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Winter Storm, Plows, February 8, 2013With snow in the forecast, MassDOT reminds motorists to plan ahead, avoid travel during the snow event when possible, and be prepared for Winter Travel!

Be sure to Prepare Your Vehicle For Winter Driving and bring Winter Car Supplies. Use Common Sense While Driving Near Snow Plows and know what to do In Case You’re Stranded.

Check out our MassDOT tips:

Safe Winter Driving Tips

  • Clear snow and ice from all windows and lights – even the hood and roof- before driving
  • Leave plenty of room for stopping.
  • Pay attention don’t try to out drive the conditions. Remember the posted speed limits are for dry pavement.
  • Know the current road conditions.
  • Use brakes carefully. Brake early. Brake correctly. It takes more time and distance to stop in adverse conditions.
  • Bridge decks freeze first. Due to the difference in the exposure to air, the surface condition can be worse on a bridge than on the approach road.
  • Exit ramps are an even greater challenge during the winter since they may have received less anti-icing material than the main line. Be aware of this when exiting the highway.
  • Don’t use the “cruise control” option driving in wintry conditions. Even roads that appear clear can have sudden slippery spots and the slightest touch of your brakes to deactivate the cruise control can cause you to lose control of your vehicle.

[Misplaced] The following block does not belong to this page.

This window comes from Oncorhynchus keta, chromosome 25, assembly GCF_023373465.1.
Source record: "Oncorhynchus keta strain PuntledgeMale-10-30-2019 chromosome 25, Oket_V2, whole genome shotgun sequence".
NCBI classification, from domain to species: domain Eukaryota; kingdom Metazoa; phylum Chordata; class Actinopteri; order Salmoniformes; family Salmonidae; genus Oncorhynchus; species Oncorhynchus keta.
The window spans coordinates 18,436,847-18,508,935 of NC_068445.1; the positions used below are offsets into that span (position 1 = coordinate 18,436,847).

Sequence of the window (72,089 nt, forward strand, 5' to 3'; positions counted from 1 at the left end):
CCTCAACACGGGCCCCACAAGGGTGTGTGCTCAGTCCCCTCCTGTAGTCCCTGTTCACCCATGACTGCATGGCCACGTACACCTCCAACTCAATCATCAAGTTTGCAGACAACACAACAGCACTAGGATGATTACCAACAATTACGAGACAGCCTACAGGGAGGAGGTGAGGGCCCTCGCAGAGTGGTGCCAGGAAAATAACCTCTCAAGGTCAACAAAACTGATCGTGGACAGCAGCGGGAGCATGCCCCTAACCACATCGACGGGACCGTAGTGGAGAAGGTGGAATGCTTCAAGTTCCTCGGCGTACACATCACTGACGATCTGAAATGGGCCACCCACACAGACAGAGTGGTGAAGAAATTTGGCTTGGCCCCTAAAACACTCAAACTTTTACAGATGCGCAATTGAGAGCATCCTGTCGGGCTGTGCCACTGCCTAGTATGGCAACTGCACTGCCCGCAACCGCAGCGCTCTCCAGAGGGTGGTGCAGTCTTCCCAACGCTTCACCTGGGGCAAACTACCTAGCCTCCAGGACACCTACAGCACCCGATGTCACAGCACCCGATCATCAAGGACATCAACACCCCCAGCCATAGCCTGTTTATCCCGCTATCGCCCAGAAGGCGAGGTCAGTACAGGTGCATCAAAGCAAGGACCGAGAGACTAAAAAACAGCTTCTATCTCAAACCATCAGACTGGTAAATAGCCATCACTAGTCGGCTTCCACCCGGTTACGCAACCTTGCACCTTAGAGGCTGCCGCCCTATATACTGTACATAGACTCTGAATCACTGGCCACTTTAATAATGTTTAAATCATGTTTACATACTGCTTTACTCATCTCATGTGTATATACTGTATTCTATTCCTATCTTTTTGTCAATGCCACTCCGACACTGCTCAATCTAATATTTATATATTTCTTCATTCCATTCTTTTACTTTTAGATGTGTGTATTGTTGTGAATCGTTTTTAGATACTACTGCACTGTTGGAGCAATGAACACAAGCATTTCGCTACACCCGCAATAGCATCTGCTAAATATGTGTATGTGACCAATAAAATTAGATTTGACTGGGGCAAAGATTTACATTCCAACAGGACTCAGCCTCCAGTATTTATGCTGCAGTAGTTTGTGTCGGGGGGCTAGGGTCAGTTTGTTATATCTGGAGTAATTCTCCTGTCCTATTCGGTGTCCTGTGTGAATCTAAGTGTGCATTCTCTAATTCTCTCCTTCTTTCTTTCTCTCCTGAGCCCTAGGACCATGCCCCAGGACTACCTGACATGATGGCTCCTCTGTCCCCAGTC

• Don’t get overconfident in your 4×4 vehicle. Remember that, if you are driving a four wheel drive vehicle, the vehicle may help you get going quicker but it won’t help you stop any quicker. Many 4×4 vehicles are heavier than passenger vehicles and actually may take longer to stop. Don’t get overconfident in your 4×4 vehicle’s traction.
  • Look further ahead in traffic than you normally do. Actions by cars and trucks will alert you quicker to problems and give you a split-second extra time to react safely.
  • Remember that trucks are heavier than cars. Trucks take longer to safely respond and come to a complete stop, so avoid cutting quickly in front of them.
  • Leave room for maintenance vehicles and plows – stay back at least 200 feet and don’t pass on the right. (See additional information below.)
  • Most importantly please remember to SLOW DOWN! Also, seat belts should be worn at all times – it’s the law.

Winter Car Supplies

Keep winter car supplies that can assist you in case of an emergency. You easily can equip your vehicle with essential gear for winter. Here’s what you’ll need:

  • Booster cables
  • Two or more blankets
  • Snow shovel and scraper
  • Flashlight and extra batteries
  • Extra clothing: cap, mittens, parka and overshoes or boots in case you have to walk for help.
  • High calorie, non-perishable food like candy and canned nuts.
  • Sand or strips of carpet for traction.
  • Extra windshield washer fluid and antifreeze
  • Flares or reflectors
  • Cloth/paper towels
  • Piece of bright cloth

In Case You Are Stranded While Driving In Winter

  • Call 911. If you have access to a telephone call 911 to summons help. In other states you may be able to call 911 or “O” to get the operator on the line. When you talk to authorities, be prepared to:
    • Describe the location, condition of your companions and the trouble you are experiencing.
    • Listen for questions.
    • Follow any instruction. You may be told you should stay where you are to guide rescuers or to return to the scene.
    • Do not hang up until you know who you have spoken with and what will happen next.
  • Stay in your vehicle. Walking in a storm can be very dangerous. You can lose your way, wander out of reach, become exhausted, collapse and risk your life. Your vehicle itself is a good shelter.

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